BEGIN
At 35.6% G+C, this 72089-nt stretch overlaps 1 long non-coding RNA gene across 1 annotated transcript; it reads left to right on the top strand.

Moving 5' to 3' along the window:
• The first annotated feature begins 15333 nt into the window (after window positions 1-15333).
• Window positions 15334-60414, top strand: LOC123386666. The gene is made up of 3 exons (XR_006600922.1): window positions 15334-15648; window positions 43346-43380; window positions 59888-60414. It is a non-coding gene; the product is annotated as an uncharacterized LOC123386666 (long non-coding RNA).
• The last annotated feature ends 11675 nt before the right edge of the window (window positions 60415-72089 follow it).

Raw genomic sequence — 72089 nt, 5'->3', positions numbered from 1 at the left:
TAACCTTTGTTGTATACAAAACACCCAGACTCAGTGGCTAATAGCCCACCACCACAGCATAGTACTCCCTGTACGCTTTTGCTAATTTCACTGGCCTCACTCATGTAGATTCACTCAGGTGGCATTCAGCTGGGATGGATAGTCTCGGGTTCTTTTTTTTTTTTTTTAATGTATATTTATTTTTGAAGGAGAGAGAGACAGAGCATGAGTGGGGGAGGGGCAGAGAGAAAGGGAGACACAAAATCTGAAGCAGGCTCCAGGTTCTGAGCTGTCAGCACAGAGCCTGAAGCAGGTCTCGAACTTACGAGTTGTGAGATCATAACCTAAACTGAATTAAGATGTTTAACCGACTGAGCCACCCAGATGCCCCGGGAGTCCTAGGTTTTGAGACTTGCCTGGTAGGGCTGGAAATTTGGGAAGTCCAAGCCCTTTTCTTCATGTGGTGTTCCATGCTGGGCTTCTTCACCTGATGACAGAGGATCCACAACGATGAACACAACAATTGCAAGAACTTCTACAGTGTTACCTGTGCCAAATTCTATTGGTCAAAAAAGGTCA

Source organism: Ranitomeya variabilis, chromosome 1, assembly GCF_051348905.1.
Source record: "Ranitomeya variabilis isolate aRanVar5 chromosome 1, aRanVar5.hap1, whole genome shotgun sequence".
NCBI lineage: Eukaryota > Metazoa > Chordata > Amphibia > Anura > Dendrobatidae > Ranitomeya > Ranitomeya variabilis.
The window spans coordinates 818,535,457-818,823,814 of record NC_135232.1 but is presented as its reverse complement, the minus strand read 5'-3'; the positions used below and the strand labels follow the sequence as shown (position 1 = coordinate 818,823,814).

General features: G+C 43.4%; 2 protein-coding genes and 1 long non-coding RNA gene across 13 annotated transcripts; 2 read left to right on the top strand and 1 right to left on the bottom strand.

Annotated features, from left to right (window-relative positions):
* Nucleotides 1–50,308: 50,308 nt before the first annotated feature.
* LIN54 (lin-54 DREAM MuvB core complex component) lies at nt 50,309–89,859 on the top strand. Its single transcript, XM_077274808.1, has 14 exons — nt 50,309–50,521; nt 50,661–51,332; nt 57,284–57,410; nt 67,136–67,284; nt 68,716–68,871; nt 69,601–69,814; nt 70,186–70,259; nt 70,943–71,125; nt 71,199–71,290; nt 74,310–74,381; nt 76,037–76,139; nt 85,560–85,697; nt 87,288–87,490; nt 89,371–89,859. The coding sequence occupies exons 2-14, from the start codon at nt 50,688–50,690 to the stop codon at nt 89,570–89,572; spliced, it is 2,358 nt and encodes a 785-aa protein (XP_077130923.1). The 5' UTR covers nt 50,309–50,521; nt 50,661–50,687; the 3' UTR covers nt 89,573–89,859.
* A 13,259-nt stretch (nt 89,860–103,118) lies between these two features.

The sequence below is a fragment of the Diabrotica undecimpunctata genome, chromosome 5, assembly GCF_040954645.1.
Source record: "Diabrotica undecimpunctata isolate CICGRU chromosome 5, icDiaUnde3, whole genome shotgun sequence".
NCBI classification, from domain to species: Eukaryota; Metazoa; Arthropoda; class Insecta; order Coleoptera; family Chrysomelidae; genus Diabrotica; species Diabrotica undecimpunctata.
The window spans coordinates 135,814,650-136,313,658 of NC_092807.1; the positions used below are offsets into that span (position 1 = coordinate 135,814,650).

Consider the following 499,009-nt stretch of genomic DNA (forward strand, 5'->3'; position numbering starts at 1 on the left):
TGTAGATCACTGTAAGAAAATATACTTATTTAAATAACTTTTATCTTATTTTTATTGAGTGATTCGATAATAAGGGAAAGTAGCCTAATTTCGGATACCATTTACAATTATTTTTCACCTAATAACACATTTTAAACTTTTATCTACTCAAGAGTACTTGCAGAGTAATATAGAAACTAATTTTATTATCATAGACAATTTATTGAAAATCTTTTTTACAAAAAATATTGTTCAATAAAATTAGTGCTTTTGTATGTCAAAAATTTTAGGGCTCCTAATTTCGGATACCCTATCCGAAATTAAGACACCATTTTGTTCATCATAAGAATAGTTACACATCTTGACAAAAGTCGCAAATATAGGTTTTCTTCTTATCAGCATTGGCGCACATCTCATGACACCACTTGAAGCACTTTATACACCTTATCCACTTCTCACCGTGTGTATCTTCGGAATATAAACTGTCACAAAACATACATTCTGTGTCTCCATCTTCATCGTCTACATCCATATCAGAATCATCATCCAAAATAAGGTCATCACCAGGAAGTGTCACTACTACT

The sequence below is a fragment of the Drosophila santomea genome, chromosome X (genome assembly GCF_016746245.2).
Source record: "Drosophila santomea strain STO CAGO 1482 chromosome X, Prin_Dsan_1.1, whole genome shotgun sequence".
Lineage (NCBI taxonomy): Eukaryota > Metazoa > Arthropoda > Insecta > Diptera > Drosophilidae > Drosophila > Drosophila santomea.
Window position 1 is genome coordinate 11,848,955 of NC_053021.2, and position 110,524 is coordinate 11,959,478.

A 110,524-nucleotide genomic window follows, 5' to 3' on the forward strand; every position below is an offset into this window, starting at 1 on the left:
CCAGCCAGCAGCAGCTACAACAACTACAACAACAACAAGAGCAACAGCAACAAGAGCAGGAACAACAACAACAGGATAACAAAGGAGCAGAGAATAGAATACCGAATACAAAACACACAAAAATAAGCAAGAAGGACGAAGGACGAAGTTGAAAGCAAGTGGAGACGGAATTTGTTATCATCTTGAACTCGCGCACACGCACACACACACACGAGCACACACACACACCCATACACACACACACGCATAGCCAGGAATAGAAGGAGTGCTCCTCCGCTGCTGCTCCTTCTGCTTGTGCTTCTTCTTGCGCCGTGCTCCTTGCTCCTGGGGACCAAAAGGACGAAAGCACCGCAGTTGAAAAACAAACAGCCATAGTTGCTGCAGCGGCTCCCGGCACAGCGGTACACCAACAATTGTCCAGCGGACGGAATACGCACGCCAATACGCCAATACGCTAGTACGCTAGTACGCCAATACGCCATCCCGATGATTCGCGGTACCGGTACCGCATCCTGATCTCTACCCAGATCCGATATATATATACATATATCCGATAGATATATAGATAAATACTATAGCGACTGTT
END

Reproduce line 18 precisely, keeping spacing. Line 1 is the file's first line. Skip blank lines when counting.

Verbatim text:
Source record: "Diabrotica undecimpunctata isolate CICGRU chromosome 5, icDiaUnde3, whole genome shotgun sequence".